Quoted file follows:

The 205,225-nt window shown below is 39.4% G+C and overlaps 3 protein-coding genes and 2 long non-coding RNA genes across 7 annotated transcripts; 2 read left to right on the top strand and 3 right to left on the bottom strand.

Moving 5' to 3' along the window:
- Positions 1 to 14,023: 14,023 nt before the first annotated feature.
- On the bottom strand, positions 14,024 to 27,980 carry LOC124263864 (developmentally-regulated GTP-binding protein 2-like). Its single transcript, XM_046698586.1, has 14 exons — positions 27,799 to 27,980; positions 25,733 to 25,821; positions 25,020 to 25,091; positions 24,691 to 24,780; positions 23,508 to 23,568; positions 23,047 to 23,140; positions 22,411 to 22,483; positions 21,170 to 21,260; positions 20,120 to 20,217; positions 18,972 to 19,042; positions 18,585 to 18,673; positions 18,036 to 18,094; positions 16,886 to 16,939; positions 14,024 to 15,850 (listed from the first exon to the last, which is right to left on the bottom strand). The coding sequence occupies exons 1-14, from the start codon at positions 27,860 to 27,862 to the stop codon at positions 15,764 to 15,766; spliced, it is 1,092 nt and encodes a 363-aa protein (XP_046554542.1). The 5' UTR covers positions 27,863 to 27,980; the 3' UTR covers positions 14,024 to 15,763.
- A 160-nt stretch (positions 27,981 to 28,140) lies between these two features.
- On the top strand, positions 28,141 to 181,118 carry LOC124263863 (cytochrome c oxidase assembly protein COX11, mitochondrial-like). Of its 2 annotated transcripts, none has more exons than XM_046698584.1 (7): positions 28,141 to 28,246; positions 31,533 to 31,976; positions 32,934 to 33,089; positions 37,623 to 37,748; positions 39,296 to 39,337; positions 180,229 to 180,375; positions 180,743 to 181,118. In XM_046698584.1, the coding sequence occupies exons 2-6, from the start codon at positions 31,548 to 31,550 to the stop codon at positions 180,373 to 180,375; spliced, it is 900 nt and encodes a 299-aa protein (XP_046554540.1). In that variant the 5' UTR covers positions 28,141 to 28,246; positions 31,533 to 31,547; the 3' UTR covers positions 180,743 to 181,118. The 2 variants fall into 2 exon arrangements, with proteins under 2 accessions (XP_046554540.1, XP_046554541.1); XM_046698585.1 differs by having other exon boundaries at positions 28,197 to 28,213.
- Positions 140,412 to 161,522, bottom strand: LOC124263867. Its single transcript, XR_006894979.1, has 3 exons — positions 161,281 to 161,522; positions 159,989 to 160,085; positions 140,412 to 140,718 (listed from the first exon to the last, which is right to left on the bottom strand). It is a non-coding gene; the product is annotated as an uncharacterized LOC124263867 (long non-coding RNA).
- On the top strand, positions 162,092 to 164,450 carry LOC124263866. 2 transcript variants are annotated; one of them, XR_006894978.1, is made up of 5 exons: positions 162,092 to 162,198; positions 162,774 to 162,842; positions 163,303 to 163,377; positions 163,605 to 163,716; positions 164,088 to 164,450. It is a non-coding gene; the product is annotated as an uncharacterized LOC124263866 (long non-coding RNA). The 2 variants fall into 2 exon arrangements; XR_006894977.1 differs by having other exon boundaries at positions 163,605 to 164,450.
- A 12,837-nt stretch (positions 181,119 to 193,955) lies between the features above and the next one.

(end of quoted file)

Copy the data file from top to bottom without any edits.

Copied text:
The 205,225-nt window shown below is 39.4% G+C and overlaps 3 protein-coding genes and 2 long non-coding RNA genes across 7 annotated transcripts; 2 read left to right on the top strand and 3 right to left on the bottom strand.

Moving 5' to 3' along the window:
- Positions 1 to 14,023: 14,023 nt before the first annotated feature.
- On the bottom strand, positions 14,024 to 27,980 carry LOC124263864 (developmentally-regulated GTP-binding protein 2-like). Its single transcript, XM_046698586.1, has 14 exons — positions 27,799 to 27,980; positions 25,733 to 25,821; positions 25,020 to 25,091; positions 24,691 to 24,780; positions 23,508 to 23,568; positions 23,047 to 23,140; positions 22,411 to 22,483; positions 21,170 to 21,260; positions 20,120 to 20,217; positions 18,972 to 19,042; positions 18,585 to 18,673; positions 18,036 to 18,094; positions 16,886 to 16,939; positions 14,024 to 15,850 (listed from the first exon to the last, which is right to left on the bottom strand). The coding sequence occupies exons 1-14, from the start codon at positions 27,860 to 27,862 to the stop codon at positions 15,764 to 15,766; spliced, it is 1,092 nt and encodes a 363-aa protein (XP_046554542.1). The 5' UTR covers positions 27,863 to 27,980; the 3' UTR covers positions 14,024 to 15,763.
- A 160-nt stretch (positions 27,981 to 28,140) lies between these two features.
- On the top strand, positions 28,141 to 181,118 carry LOC124263863 (cytochrome c oxidase assembly protein COX11, mitochondrial-like). Of its 2 annotated transcripts, none has more exons than XM_046698584.1 (7): positions 28,141 to 28,246; positions 31,533 to 31,976; positions 32,934 to 33,089; positions 37,623 to 37,748; positions 39,296 to 39,337; positions 180,229 to 180,375; positions 180,743 to 181,118. In XM_046698584.1, the coding sequence occupies exons 2-6, from the start codon at positions 31,548 to 31,550 to the stop codon at positions 180,373 to 180,375; spliced, it is 900 nt and encodes a 299-aa protein (XP_046554540.1). In that variant the 5' UTR covers positions 28,141 to 28,246; positions 31,533 to 31,547; the 3' UTR covers positions 180,743 to 181,118. The 2 variants fall into 2 exon arrangements, with proteins under 2 accessions (XP_046554540.1, XP_046554541.1); XM_046698585.1 differs by having other exon boundaries at positions 28,197 to 28,213.
- Positions 140,412 to 161,522, bottom strand: LOC124263867. Its single transcript, XR_006894979.1, has 3 exons — positions 161,281 to 161,522; positions 159,989 to 160,085; positions 140,412 to 140,718 (listed from the first exon to the last, which is right to left on the bottom strand). It is a non-coding gene; the product is annotated as an uncharacterized LOC124263867 (long non-coding RNA).
- On the top strand, positions 162,092 to 164,450 carry LOC124263866. 2 transcript variants are annotated; one of them, XR_006894978.1, is made up of 5 exons: positions 162,092 to 162,198; positions 162,774 to 162,842; positions 163,303 to 163,377; positions 163,605 to 163,716; positions 164,088 to 164,450. It is a non-coding gene; the product is annotated as an uncharacterized LOC124263866 (long non-coding RNA). The 2 variants fall into 2 exon arrangements; XR_006894977.1 differs by having other exon boundaries at positions 163,605 to 164,450.
- A 12,837-nt stretch (positions 181,119 to 193,955) lies between the features above and the next one.